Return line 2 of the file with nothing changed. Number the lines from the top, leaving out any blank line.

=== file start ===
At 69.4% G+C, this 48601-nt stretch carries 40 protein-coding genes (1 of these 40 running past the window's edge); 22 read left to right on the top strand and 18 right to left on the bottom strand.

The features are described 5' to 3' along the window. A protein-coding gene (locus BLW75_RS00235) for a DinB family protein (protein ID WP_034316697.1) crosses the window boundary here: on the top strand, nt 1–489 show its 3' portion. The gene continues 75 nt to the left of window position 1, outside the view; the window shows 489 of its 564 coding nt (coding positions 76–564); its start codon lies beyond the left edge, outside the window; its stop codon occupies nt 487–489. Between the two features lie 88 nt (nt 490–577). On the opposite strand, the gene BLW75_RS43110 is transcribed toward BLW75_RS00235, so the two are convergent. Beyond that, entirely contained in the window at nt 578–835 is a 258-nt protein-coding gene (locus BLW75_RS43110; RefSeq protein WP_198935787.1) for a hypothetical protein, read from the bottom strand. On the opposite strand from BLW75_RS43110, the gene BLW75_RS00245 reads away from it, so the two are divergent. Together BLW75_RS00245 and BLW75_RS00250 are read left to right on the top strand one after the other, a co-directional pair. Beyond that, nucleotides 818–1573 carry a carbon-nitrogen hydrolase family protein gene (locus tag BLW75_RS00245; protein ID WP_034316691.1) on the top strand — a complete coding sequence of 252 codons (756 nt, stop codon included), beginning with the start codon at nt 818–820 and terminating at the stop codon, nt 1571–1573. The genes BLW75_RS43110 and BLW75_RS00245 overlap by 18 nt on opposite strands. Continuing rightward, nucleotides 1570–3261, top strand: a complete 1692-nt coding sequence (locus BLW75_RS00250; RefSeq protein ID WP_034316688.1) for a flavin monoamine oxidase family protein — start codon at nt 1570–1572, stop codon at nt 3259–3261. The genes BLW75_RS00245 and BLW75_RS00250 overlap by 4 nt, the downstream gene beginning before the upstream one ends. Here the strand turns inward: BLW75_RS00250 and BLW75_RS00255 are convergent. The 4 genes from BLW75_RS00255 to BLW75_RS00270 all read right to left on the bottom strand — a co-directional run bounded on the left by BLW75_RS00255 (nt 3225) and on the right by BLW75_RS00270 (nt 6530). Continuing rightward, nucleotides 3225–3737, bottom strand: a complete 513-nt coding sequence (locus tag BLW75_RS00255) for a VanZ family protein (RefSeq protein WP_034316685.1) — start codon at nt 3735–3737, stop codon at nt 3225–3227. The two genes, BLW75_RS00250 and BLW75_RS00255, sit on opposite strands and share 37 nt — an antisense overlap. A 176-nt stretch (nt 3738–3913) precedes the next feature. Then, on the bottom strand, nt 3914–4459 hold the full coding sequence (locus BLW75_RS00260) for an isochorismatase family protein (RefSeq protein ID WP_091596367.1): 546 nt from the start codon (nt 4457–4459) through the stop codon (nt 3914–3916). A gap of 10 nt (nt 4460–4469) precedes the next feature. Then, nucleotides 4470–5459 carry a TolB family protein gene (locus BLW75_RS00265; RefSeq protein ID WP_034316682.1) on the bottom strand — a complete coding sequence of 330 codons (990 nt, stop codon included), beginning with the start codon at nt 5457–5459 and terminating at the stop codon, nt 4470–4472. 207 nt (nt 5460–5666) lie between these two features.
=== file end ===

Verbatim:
The features are described 5' to 3' along the window. A protein-coding gene (locus BLW75_RS00235) for a DinB family protein (protein ID WP_034316697.1) crosses the window boundary here: on the top strand, nt 1–489 show its 3' portion. The gene continues 75 nt to the left of window position 1, outside the view; the window shows 489 of its 564 coding nt (coding positions 76–564); its start codon lies beyond the left edge, outside the window; its stop codon occupies nt 487–489. Between the two features lie 88 nt (nt 490–577). On the opposite strand, the gene BLW75_RS43110 is transcribed toward BLW75_RS00235, so the two are convergent. Beyond that, entirely contained in the window at nt 578–835 is a 258-nt protein-coding gene (locus BLW75_RS43110; RefSeq protein WP_198935787.1) for a hypothetical protein, read from the bottom strand. On the opposite strand from BLW75_RS43110, the gene BLW75_RS00245 reads away from it, so the two are divergent. Together BLW75_RS00245 and BLW75_RS00250 are read left to right on the top strand one after the other, a co-directional pair. Beyond that, nucleotides 818–1573 carry a carbon-nitrogen hydrolase family protein gene (locus tag BLW75_RS00245; protein ID WP_034316691.1) on the top strand — a complete coding sequence of 252 codons (756 nt, stop codon included), beginning with the start codon at nt 818–820 and terminating at the stop codon, nt 1571–1573. The genes BLW75_RS43110 and BLW75_RS00245 overlap by 18 nt on opposite strands. Continuing rightward, nucleotides 1570–3261, top strand: a complete 1692-nt coding sequence (locus BLW75_RS00250; RefSeq protein ID WP_034316688.1) for a flavin monoamine oxidase family protein — start codon at nt 1570–1572, stop codon at nt 3259–3261. The genes BLW75_RS00245 and BLW75_RS00250 overlap by 4 nt, the downstream gene beginning before the upstream one ends. Here the strand turns inward: BLW75_RS00250 and BLW75_RS00255 are convergent. The 4 genes from BLW75_RS00255 to BLW75_RS00270 all read right to left on the bottom strand — a co-directional run bounded on the left by BLW75_RS00255 (nt 3225) and on the right by BLW75_RS00270 (nt 6530). Continuing rightward, nucleotides 3225–3737, bottom strand: a complete 513-nt coding sequence (locus tag BLW75_RS00255) for a VanZ family protein (RefSeq protein WP_034316685.1) — start codon at nt 3735–3737, stop codon at nt 3225–3227. The two genes, BLW75_RS00250 and BLW75_RS00255, sit on opposite strands and share 37 nt — an antisense overlap. A 176-nt stretch (nt 3738–3913) precedes the next feature. Then, on the bottom strand, nt 3914–4459 hold the full coding sequence (locus BLW75_RS00260) for an isochorismatase family protein (RefSeq protein ID WP_091596367.1): 546 nt from the start codon (nt 4457–4459) through the stop codon (nt 3914–3916). A gap of 10 nt (nt 4460–4469) precedes the next feature. Then, nucleotides 4470–5459 carry a TolB family protein gene (locus BLW75_RS00265; RefSeq protein ID WP_034316682.1) on the bottom strand — a complete coding sequence of 330 codons (990 nt, stop codon included), beginning with the start codon at nt 5457–5459 and terminating at the stop codon, nt 4470–4472. 207 nt (nt 5460–5666) lie between these two features.